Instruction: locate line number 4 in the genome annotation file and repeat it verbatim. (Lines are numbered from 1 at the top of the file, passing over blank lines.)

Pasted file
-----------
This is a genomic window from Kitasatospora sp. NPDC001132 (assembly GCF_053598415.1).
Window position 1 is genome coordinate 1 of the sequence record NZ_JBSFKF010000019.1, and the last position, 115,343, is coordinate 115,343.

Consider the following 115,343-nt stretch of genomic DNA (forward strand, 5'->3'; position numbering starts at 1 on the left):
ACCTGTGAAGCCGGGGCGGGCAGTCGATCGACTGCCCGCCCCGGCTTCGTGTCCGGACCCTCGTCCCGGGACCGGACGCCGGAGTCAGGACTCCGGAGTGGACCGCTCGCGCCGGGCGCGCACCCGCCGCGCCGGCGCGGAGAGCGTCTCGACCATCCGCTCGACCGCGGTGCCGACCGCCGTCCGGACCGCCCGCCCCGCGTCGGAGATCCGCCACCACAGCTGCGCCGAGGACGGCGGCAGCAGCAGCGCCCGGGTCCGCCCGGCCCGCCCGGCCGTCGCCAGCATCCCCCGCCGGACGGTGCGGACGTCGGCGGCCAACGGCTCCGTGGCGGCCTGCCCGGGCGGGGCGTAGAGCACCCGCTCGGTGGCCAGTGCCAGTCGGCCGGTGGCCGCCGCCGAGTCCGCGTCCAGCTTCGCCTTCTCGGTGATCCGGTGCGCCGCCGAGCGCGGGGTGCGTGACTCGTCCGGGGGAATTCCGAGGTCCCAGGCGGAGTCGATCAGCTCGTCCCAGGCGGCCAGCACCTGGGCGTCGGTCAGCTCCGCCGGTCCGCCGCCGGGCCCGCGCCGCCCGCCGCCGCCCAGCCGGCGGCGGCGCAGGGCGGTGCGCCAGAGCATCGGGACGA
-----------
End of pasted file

ACCTGTGAAGCCGGGGCGGGCAGTCGATCGACTGCCCGCCCCGGCTTCGTGTCCGGACCCTCGTCCCGGGACCGGACGCCGGAGTCAGGACTCCGGAGTGGACCGCTCGCGCCGGGCGCGCACCCGCCGCGCCGGCGCGGAGAGCGTCTCGACCATCCGCTCGACCGCGGTGCCGACCGCCGTCCGGACCGCCCGCCCCGCGTCGGAGATCCGCCACCACAGCTGCGCCGAGGACGGCGGCAGCAGCAGCGCCCGGGTCCGCCCGGCCCGCCCGGCCGTCGCCAGCATCCCCCGCCGGACGGTGCGGACGTCGGCGGCCAACGGCTCCGTGGCGGCCTGCCCGGGCGGGGCGTAGAGCACCCGCTCGGTGGCCAGTGCCAGTCGGCCGGTGGCCGCCGCCGAGTCCGCGTCCAGCTTCGCCTTCTCGGTGATCCGGTGCGCCGCCGAGCGCGGGGTGCGTGACTCGTCCGGGGGAATTCCGAGGTCCCAGGCGGAGTCGATCAGCTCGTCCCAGGCGGCCAGCACCTGGGCGTCGGTCAGCTCCGCCGGTCCGCCGCCGGGCCCGCGCCGCCCGCCGCCGCCCAGCCGGCGGCGGCGCAGGGCGGTGCGCCAGAGCATCGGGACGA